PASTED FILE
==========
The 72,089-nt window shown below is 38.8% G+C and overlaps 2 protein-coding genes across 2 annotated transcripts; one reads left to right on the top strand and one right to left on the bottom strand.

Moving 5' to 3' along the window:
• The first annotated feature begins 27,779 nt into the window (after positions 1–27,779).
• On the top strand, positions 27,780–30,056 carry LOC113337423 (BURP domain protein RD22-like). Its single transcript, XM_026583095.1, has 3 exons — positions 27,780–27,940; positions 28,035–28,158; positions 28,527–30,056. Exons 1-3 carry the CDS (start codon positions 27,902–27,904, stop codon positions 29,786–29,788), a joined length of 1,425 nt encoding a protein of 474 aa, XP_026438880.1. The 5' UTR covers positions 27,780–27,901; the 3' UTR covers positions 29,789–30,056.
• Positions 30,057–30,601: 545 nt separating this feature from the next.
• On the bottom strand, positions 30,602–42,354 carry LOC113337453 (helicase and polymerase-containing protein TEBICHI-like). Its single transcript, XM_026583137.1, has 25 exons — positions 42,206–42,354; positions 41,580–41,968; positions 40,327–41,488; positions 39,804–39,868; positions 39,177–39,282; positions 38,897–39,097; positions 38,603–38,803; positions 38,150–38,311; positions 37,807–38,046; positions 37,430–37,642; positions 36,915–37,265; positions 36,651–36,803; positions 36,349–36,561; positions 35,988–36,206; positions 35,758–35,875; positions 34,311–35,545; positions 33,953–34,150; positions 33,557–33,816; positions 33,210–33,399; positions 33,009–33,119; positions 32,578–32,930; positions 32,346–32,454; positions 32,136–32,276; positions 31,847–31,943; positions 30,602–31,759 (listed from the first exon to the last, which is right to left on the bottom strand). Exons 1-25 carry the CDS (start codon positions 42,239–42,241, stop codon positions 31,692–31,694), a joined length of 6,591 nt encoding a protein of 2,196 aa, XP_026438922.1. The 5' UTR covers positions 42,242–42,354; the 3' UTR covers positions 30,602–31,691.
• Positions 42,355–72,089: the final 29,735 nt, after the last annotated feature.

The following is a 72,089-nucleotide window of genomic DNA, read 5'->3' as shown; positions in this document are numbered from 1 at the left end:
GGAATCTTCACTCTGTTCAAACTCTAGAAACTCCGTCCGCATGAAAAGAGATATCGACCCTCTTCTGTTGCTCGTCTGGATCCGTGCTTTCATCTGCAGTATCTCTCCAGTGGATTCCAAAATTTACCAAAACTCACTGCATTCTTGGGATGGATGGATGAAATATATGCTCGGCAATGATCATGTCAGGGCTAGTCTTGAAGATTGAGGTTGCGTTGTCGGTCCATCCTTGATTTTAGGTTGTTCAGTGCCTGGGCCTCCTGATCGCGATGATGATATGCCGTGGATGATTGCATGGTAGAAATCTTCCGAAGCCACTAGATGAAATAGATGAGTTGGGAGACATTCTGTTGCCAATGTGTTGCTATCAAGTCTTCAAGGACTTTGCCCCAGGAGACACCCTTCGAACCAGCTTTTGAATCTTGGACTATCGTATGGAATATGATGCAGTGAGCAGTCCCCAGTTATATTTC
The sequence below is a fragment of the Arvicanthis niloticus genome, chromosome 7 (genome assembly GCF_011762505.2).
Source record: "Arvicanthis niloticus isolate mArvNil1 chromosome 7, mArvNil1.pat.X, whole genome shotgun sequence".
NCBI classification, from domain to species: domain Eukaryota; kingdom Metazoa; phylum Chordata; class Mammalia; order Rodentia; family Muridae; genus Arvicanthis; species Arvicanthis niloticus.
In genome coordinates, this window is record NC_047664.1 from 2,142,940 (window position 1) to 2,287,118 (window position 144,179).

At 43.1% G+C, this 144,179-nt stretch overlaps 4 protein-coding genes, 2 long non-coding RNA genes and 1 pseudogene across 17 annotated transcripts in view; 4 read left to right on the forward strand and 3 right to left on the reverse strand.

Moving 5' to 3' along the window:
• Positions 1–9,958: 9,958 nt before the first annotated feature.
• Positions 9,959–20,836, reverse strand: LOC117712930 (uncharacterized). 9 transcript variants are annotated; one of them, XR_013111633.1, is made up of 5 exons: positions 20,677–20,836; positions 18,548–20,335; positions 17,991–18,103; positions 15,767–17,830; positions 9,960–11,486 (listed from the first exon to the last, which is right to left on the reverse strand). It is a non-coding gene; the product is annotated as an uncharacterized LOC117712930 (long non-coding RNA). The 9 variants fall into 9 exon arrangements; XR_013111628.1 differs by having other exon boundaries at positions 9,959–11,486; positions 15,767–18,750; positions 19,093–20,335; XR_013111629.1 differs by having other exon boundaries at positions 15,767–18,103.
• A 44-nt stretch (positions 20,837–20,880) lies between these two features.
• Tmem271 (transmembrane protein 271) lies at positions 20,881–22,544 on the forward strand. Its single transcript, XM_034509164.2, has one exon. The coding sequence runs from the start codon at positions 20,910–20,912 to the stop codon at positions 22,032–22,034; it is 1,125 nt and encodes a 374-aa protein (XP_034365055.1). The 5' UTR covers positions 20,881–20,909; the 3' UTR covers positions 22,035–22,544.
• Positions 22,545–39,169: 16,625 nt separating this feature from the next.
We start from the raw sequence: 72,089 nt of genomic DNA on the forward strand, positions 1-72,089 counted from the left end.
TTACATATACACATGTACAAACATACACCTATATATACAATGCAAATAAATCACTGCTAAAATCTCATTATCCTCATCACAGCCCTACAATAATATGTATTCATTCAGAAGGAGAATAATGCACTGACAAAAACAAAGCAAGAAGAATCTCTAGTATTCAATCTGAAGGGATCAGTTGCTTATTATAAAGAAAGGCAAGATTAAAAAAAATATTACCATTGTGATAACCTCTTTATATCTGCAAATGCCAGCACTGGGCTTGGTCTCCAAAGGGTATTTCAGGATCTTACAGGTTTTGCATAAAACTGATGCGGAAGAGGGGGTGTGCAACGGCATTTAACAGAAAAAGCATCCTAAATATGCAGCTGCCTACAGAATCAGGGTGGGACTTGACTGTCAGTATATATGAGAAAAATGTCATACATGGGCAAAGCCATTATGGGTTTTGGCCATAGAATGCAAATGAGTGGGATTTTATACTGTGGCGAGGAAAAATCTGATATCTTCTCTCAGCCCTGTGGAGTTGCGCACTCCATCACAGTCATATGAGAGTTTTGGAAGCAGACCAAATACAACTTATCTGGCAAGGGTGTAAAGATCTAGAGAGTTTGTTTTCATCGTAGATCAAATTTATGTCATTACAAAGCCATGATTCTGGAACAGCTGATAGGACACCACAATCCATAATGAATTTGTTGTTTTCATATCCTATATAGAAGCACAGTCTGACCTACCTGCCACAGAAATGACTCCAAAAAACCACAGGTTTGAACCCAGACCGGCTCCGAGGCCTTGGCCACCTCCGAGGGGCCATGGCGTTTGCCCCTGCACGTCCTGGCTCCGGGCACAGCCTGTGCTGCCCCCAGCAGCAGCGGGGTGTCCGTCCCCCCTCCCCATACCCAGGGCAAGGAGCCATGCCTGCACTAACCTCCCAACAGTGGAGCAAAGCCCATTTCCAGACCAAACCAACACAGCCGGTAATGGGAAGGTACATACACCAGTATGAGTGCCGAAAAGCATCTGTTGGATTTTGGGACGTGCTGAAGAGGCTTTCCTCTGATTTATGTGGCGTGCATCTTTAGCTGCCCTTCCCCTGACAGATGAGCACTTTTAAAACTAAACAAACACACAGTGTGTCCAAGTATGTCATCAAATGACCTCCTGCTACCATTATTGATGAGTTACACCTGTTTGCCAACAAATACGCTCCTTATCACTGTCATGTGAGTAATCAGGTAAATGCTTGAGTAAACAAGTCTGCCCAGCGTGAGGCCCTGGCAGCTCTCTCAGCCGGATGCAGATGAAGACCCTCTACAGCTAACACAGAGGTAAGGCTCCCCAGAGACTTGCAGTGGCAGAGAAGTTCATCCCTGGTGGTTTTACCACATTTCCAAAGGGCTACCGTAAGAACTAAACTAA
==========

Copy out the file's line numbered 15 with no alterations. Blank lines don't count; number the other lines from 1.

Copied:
Moving 5' to 3' along the window: